Velour’s highly praised debut album on WOLF Music sees four of its standout tracks remixed from WOLF family old and new. Mainstays of the label Frits Wentink and Hulk Hodn join forces with new link ups, Footshooter and 20/100, for this crispy 10 inch.

First up to bat, German beatsmith Hulk Hodn fires up the MPC and chops ‘Tom’s Garage’ into a hazy, head nodder before South London’s Footshooter takes ‘Into The Blue’ through a synth heavy whirlwind of broken beat grooves.
On the flip, and fresh off the back of his Dekmantel release, Frits Wentink stamps his idiosyncratic expertise on ‘Pose’ for a walking bass bubbler. Closing out proceedings, Velour’s very own Vinzent Wirth, under the moniker 20/100, reworks ‘Luminate’ into a Detroit influenced, jazz tinged, sunset house gem.

Artist: Velour, Hulk Hodn
Title: Tom’s Garage
Label: WOLF Music
Release Date: 2021-06-18

Interview with Velour

Thank you for taking the time to talk to us. Please introduce Velour to our readers. Hey guys, thanks for having us. We are a four piece band from Essen and we make some post-genre, jazzy, neo soul, broken beat kind of thing.

Where are you from? Where are you based? As a band we are based in Essen, a city deep in the west of Germany.

How is the mood where you are? Is it starting to relax? Are you able to go outside and mix? Since a couple of weeks, the situation in Germany became much better. So it’s possible to hang out again and to make music. So having some kind of normal summer. Except big festivals and events though.

How long have Velour been together? Who are all the members and what are their parts in the band? How did you connect? Our band exists since 2018. We are Eva (vocals, keys), Vinzent (Sax, Synths, Keyboards), Fabian (bass) and Janik (drums, percussion). We all grew up in different cities like Berlin and smaller cities in the west and mid of Germany. Three of us, (Eva, Vinzent and Janik) met at the university of arts in Essen, were we studied photography and design. Through that we started to make music together. Fortunately we found Fabian as a bass player, who completed our band.

How would you describe your sound? What other artists do you stand by/ are alike to? Our sound is influenced by various kinds of music. Like Dilla beats, his legacy and the artists associated with that. The sound of the new jazz scene especially from London. Both are connected by the influence of drum machines and sampling on live musicians. And a lot of left field (jazz) music from all around the world. These examples formed our taste in rhythm, structure, and harmony. But there is one aspect in our music we can’t really describe, which is the affinity for undiscussed and free, open spaces in our music which may imply this kind of Kraut thing in our sound. Though we don’t know exactly how to rate or characterize this impact, since we are too much involved.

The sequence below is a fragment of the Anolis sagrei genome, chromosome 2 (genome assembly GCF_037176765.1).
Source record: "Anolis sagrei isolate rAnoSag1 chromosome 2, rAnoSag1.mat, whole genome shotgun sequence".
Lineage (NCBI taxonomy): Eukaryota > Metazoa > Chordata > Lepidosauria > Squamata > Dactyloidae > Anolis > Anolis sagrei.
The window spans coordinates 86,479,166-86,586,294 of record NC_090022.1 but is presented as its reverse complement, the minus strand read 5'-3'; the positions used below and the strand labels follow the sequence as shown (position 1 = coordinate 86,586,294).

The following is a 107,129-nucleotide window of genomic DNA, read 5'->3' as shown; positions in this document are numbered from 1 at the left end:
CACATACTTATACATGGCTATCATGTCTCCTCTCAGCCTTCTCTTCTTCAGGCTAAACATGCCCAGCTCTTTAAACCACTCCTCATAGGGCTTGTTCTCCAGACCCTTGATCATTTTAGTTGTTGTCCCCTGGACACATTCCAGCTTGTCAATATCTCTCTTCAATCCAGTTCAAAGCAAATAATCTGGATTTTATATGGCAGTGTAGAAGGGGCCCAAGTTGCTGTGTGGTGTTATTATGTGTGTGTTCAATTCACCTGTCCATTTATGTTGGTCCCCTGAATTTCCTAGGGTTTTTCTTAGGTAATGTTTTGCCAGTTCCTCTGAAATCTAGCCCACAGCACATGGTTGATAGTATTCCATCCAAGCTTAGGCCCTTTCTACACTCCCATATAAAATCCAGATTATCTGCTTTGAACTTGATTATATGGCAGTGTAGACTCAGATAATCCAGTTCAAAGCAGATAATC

I heard a few years ago that Berlin was the new ‘Melbourne,’- That in Germany, the new school of jazz was bubbling. Why do think the German scene has taken so well to experimental jazz and broken beat? Do you think it’s a back lash to techno? We guess you can recognize the influence of Melbourne all over the world. When we listened to Relaén for the first time, we noticed that Melbourne had an impact to German bands too. They are also connected to a small but important circle of German Hip Hop Producers, like Hulk Hodn f.ex. Maybe you can put that scene in relation to some of the new Jazz stuff, but it’s just a vague assumption. (Experimental) Jazz in Germany has its special history (if you think of ECM f.ex.) but we always find amazing new stuff from all over the country especially because we are kind of self taught and new to the scene ourselves. We’re not that familiar with techno to come up with an educated guess but the experience of consuming Jazz and Techno are just too different to stand in a conflict with each other. The scenes move parallel and shouldn’t worry loosing their members.

You dropped your self-titled debut album on Wolf at the end of 2020. Nine tracks that lift the listener up above the madness of last year. Was that your intention? Not really. All the tracks are originated in the years before 2020. But we understand that you can interpret it in that way. The album has a dreamlike, escapist mood, which we only just noticed at the end of the working process.

What was the first track that came together for the album that was the starting point? It was Pose, the first track that we have recorded. This was the starting point and the beginning of our collaboration with Wolf Music.

Is there a process that you follow when you start on a new track? How does it begin? We don’t have a completely consistent way to write a new track. But we are jamming a lot in a group of four or in smaller constellations. Often someone has an abstract idea in mind, which could be a beat, some chords or just a short line. But we don’t talk much about it at the beginning. We make rough records of those jams and elaborate the best parts and elements after that.

How would you say you know when a track is finished? When everyone found his role in it. But it’s always in process. We work it out for a record and there it’s captured. But not completely, because all around and after a track always transforms through the time, especially on stage. So, it’s very vivid and never really finished in a way.